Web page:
On June 23, I posted that an Amazon Fire Phone (32GB, Unlocked GSM) was selling for $179. I almost bought one, because it includes a year of Amazon Prime, which I pay $100 per year for. That meant the real cost of the phone was $79.
Today, Amazon is offering the same phone for $159, including the same one year of Prime deal. That did it for me. I bought one. I'm going to use it as my international travel phone (my iPhone is locked by AT&T so I can't use another carrier's SIM card) and a replacement phone for when my daughter drops her iPhone in the toilet. Read the rest
Authors who self-publish through Amazon’s KDP Select Program will start getting paid based on the number of book pages that are read, as opposed to how many books are borrowed through two different Kindle services. Read the rest
What happens to all the Wal-marts when we have every last Q-tip droned in from Amazon warehouses? Read the rest
The company will abandon the pretense that its UK sales are consummated in Luxembourg and that the money floats in a state of taxless grace in the middle of the Irish Sea. Read the rest
After nearly a year of Amazon (the largest bookseller on earth) refusing to sell books from one of the largest publishers on earth, they've finally made peace. Read the rest
In my latest Locus column, Audible, Comixology, Amazon, and Doctorow’s First Law, I unpick the technological forces at work in the fight between Amazon and Hachette, one of the "big five" publishers, whose books have not been normally available through Amazon for months now, as the publisher and the bookseller go to war over the terms on which Amazon will sell books in the future. Read the rest
Online retailer Amazon is accused of hooking millions of dollars from underage users making unauthorized in-app purchases. The Federal Trade Commission filed a lawsuit Thursday charging that the company willingly allowed kids to set up purchases without the consent of their parents.
Though most were for smaller ammounts, some of the charges ranged as high as $99, and typically were for game weapons, clothes and other virtual bullshit installed on its Kindle Fire gadget.
"Amazon’s in-app system allowed children to incur unlimited charges on their parents’ accounts without permission," FTC Chairwoman Edith Ramirez wrote in a press release issued by the comission. "Even Amazon's own employees recognized the serious problem its process created. We are seeking refunds for affected parents and a court order to ensure that Amazon gets parents' consent for in-app purchases."
Amazon's in-app purchase system, established in 2011 to help the firm catch up with competitors Apple and Google, was relatively rudimentary and lacked locks or passwords to prevent unuathorized users racking up huge bills. Within a month, internal emails show that Amazon was aware of "problems" that were "clearly causing problems for a large percentage of our customers," according to the FTC's lawsuit.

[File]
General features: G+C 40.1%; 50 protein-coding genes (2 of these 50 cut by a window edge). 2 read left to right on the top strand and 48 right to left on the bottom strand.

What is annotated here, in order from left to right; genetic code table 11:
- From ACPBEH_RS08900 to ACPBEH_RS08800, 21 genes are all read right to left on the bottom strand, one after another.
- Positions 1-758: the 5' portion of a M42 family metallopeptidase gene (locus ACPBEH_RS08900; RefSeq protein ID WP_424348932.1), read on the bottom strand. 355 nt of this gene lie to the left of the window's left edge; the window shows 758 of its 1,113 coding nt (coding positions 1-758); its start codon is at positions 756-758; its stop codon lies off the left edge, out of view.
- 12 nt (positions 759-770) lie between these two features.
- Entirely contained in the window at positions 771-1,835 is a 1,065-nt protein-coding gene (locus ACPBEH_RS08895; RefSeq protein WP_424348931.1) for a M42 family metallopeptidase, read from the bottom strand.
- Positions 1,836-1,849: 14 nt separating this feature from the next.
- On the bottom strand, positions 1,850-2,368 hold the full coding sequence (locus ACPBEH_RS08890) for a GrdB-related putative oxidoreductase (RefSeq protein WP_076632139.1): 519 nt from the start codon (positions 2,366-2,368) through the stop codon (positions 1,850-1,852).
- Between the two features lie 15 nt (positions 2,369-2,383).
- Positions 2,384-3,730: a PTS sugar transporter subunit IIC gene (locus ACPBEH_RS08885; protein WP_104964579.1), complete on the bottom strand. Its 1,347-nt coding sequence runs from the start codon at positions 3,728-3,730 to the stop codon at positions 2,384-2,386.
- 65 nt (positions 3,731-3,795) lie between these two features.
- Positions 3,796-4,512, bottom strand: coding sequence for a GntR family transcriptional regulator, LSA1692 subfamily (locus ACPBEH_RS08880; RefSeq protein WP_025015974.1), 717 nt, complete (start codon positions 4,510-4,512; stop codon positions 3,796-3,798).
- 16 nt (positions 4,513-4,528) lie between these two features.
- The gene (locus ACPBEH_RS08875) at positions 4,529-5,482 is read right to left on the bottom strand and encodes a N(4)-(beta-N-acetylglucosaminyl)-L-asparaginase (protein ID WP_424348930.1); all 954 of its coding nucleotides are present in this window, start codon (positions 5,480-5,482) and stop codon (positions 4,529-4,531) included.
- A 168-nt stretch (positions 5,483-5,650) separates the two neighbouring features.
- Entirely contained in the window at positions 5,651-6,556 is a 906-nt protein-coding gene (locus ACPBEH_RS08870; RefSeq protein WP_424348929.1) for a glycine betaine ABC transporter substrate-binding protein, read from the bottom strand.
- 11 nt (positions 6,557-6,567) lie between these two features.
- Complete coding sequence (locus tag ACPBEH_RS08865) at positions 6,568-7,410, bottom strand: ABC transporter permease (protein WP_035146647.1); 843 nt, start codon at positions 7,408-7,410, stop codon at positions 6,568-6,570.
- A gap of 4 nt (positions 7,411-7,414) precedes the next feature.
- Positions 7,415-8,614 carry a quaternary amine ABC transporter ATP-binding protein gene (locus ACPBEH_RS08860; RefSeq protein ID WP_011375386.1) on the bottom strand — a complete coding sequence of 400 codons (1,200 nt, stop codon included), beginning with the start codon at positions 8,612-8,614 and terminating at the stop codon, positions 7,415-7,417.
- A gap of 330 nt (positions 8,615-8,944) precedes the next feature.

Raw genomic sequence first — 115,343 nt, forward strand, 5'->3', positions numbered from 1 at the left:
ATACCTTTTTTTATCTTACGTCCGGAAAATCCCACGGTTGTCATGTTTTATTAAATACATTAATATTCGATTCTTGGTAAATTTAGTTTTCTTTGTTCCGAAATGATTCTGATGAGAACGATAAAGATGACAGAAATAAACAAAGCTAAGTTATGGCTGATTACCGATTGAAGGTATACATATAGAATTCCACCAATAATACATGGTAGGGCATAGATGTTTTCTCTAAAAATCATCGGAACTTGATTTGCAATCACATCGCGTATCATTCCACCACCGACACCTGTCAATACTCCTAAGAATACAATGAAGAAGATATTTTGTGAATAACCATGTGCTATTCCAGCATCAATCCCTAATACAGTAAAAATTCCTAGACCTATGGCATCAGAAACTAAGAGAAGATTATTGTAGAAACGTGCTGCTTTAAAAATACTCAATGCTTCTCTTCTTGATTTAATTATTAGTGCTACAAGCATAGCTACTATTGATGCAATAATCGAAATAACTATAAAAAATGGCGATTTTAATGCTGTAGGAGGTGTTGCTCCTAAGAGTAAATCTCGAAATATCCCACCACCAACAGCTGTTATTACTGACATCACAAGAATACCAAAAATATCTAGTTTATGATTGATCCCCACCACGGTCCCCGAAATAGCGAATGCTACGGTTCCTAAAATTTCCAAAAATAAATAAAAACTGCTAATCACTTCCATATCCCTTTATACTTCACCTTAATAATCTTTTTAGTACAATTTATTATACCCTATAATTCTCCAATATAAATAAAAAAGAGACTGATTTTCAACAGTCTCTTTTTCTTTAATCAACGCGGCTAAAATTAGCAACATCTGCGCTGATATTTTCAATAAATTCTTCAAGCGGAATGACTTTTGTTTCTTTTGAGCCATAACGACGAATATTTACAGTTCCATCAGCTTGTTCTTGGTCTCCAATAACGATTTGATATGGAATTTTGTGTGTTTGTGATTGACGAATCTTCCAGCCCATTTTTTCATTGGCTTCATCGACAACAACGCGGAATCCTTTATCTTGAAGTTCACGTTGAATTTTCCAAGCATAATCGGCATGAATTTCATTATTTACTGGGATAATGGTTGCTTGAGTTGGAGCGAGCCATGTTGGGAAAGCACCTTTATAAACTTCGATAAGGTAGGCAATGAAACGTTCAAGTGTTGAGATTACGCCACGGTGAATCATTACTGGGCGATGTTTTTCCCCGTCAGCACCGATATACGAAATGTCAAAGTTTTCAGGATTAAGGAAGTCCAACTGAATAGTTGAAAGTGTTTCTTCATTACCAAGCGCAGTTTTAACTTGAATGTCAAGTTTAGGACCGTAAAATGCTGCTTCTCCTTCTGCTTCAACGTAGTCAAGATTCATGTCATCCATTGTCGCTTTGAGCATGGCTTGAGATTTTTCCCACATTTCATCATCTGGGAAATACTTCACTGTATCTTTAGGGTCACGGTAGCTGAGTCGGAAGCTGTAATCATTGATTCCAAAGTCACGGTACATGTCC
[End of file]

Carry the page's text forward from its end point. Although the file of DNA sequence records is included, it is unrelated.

Amazon only added passwords months later, and did not apply them to purchases of less than $20 for a year. Even then, according to the suit, Amazon did not disclose that doing so once would enable further purchases for more than an hour.
The FTC settled a similar lawsuit with Apple earlier this year, when the company agreed to institute stricter policies and paid $32.5m in restitution. Read the rest
In my latest Guardian column, "How Amazon is holding Hachette hostage," I discuss the petard that the French publishing giant Hachette is being hoisted upon by Amazon. Hachette insisted that Amazon sell its books with "Digital Rights Management" that only Amazon is allowed to remove, and now Hachette can't afford to pull its books from Amazon, because its customers can only read their books with Amazon's technology. So now, Hachette has reduced itself to a commodity supplier to Amazon, and has frittered away all its market power. The other four major publishers are headed into the same place with Amazon, and unless they dump DRM quick, they're going to suffer the same fate. Read the rest
Metabrainz is the charity that oversees Musicbrainz, a free/open music metadata service that has gained in popularity since Gracenote took all the audio metadata its users keyed in by hand and enclosed it, denying all but the top bidders access to it. Musicbrainz is free to use, but has a premium, higher-availability service for commercial operators, like Amazon.
For three years now, Metabrainz has been chasing an unpaid invoice at Amazon. Metabrainz is a tiny, charitable nonprofit that relies on grants and donations for the majority of its operating capital, but commercial operators are also key to its survival. And Musicbrainz is an integral part of the plumbing of the Internet at this point, a powerful check against one player achieving dominance through a chokehold on a key resource.
So Metabrainz sent Amazon Headquarters a birthday cake, celebrating the third birthday of good ol' invoice #144. As a volunteer board member for the charity, I'd mightily appreciate it if someone at Amazon would take the time to nudge this invoice through the system.